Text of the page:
Rockshelterslarge openings in canyon wallsmay be the oldest "homes" used by people in North America. Carved by nature over thousands of years, rockshelters provided shade from the sun and protection from wind and rain. Some are very large and made very comfortable living spaces for prehistoric peoplebig rooms with a view!
In the dry desert areas of southwest Texas, prehistoric Indians lived in rockshelters for thousands of years before Spanish explorers arrived. The most comfortable shelters faced either eastaway from the blistering afternoon sunor south, away from the freezing north winds that sweep through in winter. Inside the shelter, the space was often divided into living areas, just like our homes today. Along the back walls, Indians often made sleeping areas, with beds of twigs and grass placed in shallow pits. There were hearths (small fires for cooking and warmth) throughout. There were even bathrooms near the edge of the shelter (although these were little more than pits in the ground.)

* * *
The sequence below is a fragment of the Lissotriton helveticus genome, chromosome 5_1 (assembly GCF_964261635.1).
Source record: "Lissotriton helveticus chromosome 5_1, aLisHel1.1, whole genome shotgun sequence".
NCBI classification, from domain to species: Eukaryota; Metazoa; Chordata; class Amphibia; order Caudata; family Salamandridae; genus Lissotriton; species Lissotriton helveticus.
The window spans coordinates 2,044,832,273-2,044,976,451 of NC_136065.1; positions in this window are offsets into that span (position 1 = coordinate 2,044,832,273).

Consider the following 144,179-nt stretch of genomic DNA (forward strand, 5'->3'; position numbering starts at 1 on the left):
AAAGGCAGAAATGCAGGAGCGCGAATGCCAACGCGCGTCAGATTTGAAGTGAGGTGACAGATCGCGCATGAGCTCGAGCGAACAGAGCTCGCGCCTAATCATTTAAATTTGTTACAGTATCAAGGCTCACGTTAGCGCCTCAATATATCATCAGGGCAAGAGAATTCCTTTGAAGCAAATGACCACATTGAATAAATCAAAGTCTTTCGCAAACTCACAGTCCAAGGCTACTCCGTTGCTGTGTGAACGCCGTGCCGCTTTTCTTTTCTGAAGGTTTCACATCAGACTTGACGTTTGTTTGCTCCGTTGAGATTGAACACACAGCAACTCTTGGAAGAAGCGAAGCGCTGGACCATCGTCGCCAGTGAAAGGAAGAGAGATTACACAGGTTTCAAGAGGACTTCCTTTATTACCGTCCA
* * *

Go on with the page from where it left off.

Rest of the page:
Rockshelters are a treasure trove for archeologists because there can be so much fascinating material to study. Over time, dry rockshelters slowly filled up with trashboth the stuff left by prehistoric campers as well as that left by "mother nature, such as dust and chunks of rock falling from the "roof" of the shelter.
As for human trash, prehistoric people were "litterbugs!" They hauled in plants, tools, tool-making materials, containers, food, rocks, firewood, and more. Over time, some rockshelter deposits have grown to over 30 feet thick just during the time span that humans lived in the region (the last 13,000 years or so).
Along the riverbanks and beyond, prehistoric people hunted deer and small game and collected seeds, nuts, and wild plants for food. Of particular importance were the thorny desert plants such as sotol, lechuguilla, and prickly pear cactus. These plants offered food, fiber for making ropes and baskets, and thorns for sewing and fishing.